|Title:||An analysis of thematic structure in argumentative writing of Chinese undergraduates|
|Subject:||English language -- Rhetoric.|
English language -- Study and teaching -- Chinese speakers.
Hong Kong Polytechnic University -- Dissertations
|Department:||Department of English|
|Pages:||iii, 64 pages : illustrations|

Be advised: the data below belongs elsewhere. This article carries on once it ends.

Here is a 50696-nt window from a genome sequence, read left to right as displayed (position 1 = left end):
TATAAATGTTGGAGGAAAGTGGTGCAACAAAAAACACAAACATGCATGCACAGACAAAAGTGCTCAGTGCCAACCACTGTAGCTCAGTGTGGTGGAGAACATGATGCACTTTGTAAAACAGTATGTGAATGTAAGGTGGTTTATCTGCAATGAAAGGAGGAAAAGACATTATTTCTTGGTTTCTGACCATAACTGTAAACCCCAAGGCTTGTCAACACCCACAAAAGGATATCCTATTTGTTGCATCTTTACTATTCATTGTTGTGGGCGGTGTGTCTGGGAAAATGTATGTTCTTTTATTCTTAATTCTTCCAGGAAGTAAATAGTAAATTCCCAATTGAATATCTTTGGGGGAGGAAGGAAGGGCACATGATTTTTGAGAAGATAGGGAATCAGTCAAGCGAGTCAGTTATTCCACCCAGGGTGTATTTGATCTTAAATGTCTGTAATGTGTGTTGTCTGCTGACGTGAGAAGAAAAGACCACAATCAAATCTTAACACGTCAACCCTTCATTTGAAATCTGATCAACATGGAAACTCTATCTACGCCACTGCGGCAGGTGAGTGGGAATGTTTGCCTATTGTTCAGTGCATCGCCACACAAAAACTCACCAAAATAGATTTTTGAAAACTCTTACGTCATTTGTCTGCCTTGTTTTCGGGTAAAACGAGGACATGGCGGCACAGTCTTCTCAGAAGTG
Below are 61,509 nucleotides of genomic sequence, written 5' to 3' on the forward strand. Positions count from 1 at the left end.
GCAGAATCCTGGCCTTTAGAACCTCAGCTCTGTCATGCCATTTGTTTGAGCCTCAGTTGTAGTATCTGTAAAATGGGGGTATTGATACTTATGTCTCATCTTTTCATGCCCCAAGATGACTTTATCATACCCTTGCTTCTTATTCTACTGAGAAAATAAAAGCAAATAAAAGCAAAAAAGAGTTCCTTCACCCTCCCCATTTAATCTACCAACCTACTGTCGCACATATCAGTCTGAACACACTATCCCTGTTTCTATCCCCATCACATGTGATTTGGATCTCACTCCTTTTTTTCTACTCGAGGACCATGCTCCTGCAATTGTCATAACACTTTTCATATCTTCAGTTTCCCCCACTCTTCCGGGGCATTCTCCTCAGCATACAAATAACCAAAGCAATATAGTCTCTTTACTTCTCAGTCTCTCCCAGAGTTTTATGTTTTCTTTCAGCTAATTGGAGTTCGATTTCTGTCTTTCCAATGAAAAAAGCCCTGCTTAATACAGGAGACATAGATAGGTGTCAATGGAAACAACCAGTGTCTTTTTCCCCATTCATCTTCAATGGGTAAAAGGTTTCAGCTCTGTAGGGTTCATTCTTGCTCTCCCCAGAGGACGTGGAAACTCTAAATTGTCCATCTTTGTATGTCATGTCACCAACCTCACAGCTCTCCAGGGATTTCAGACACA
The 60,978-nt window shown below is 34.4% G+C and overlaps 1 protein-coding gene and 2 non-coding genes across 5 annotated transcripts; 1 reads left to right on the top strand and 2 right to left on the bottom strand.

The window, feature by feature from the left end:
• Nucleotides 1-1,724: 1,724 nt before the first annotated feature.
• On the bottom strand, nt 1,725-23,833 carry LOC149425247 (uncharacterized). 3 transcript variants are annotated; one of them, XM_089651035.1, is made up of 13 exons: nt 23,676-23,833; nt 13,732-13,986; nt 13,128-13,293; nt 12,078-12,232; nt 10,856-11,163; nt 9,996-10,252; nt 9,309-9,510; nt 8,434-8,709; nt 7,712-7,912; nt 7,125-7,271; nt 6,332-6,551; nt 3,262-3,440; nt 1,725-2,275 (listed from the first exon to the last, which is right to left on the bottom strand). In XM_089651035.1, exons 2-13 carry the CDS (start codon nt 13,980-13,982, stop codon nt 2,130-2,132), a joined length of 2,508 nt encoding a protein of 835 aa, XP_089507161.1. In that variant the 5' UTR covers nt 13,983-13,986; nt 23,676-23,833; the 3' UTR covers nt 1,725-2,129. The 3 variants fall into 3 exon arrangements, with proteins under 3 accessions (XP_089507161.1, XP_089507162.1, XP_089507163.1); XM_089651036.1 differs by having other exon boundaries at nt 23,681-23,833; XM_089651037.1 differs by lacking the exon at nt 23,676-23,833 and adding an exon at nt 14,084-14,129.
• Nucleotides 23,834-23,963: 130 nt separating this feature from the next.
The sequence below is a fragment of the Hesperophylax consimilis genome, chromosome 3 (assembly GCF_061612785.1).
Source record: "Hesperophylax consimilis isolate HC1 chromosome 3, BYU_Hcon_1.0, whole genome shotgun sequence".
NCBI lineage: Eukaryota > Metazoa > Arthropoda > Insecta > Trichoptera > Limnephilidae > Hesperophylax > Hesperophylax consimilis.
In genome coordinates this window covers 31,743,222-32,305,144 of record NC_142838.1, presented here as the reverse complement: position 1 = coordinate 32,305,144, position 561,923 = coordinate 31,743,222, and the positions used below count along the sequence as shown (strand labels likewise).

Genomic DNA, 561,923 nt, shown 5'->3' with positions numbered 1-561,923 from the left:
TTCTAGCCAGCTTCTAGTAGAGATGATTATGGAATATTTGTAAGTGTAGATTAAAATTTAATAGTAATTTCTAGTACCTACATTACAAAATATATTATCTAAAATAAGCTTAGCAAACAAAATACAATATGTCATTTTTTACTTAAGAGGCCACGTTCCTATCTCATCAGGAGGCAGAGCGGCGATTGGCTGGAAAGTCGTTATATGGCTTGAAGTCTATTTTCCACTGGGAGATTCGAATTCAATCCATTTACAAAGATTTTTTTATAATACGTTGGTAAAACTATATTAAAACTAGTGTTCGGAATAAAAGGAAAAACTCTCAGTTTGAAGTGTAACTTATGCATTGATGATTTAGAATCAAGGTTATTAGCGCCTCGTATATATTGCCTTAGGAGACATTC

|Abstract:||Based on the theory of Systemic-Functional Grammar, this dissertation examines the thematic structure of ten argumentative essays with 4,126 words are selected from WECCL (Written English Corpus of Chinese Learners), which are produced by Chinese undergraduates majoring in English and written for the same topic within 40 minutes. By identifying the thematic choices, the distribution of thematic progression patterns and the periodicity of information flow in essays, this study aims to explore how Chinese college students exploit thematic structure to construe meanings and organize the texts. Concerning meaning-making process, the findings indicate that there is a high frequency of using textual Theme to signal the stages of the texts while fewer students master the ability to express interpersonal meaning flexibly. The evidence also suggests that students tend to put important experiential meaning in thematic position as marked Theme, mainly for the purpose of providing background information. As for development of the text, the result indicates that writings with constant and linear thematic progression patterns contribute to the discussion and interpretation process of argumentative writings. Another finding is that periodicity of information flow plays an important role in making a coherent text, which is achieved by making prediction and accumulation of information in different stages of the text. The results also suggest that thematic progression patterns and periodicity of information flow jointly contribute to the coherence both at clause level and beyond clause level. The dissertation concludes by discussing the pedagogical implications for EAP writing. Future studies can be improved from three aspects: the size and representativeness of the samples, the factors of the interpretations and the variety of research methods.|
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